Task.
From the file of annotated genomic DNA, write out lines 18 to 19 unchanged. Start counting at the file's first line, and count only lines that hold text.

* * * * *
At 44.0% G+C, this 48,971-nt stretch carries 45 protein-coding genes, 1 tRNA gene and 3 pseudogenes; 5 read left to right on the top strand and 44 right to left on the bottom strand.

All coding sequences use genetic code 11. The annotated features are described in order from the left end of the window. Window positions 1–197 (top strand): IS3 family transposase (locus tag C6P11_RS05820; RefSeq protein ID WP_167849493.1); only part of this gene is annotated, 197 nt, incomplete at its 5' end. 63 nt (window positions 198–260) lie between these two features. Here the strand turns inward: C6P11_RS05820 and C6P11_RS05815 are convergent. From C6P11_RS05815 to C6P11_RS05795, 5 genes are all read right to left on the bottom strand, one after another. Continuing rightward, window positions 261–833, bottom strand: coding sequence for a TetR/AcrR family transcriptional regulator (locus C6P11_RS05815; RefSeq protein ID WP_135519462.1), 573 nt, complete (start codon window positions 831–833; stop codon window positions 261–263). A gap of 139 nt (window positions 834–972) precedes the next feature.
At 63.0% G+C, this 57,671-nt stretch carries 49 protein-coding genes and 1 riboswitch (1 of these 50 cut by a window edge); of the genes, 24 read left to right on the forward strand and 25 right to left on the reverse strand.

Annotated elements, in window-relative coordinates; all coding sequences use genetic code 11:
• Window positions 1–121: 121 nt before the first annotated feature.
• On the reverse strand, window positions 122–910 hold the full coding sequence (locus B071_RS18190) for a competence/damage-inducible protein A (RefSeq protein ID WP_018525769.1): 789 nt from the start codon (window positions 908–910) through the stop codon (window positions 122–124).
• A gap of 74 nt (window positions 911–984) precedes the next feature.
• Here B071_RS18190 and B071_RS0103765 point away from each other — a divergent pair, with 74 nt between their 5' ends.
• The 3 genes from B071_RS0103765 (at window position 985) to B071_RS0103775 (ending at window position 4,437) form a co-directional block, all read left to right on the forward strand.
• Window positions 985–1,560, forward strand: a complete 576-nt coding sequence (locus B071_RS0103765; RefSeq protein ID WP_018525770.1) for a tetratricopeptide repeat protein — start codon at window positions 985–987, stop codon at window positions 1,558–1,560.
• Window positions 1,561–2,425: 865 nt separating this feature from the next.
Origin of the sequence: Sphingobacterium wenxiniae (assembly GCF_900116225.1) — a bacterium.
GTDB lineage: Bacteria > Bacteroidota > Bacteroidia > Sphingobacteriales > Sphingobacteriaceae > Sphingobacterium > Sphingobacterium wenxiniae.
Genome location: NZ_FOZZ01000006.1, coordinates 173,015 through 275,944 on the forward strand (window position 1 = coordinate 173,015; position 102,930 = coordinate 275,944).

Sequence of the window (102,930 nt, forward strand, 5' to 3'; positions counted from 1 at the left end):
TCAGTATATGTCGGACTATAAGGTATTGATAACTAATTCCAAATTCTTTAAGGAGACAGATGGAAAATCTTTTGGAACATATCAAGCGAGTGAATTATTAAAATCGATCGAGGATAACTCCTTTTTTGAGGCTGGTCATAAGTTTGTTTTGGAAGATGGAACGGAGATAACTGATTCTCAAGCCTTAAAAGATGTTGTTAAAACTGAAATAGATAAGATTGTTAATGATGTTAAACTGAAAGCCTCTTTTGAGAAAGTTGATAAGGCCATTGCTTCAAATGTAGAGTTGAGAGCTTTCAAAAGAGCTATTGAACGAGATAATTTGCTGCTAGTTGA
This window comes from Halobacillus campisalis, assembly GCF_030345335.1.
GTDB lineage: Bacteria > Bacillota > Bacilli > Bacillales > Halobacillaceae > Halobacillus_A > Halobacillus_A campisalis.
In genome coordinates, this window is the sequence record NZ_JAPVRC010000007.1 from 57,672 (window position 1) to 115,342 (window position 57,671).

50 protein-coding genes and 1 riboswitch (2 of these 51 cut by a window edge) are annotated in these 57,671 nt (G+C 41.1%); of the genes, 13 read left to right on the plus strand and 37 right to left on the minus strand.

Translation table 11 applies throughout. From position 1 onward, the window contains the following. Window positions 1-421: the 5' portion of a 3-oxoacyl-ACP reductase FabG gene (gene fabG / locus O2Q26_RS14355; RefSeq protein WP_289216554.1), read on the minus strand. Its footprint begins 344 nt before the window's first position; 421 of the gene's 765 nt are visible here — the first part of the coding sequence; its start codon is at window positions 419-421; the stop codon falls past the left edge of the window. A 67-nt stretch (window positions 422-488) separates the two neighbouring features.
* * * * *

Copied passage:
GTDB lineage: Bacteria > Bacillota > Bacilli > Bacillales > Halobacillaceae > Halobacillus_A > Halobacillus_A campisalis.
In genome coordinates, this window is the sequence record NZ_JAPVRC010000007.1 from 57,672 (window position 1) to 115,342 (window position 57,671).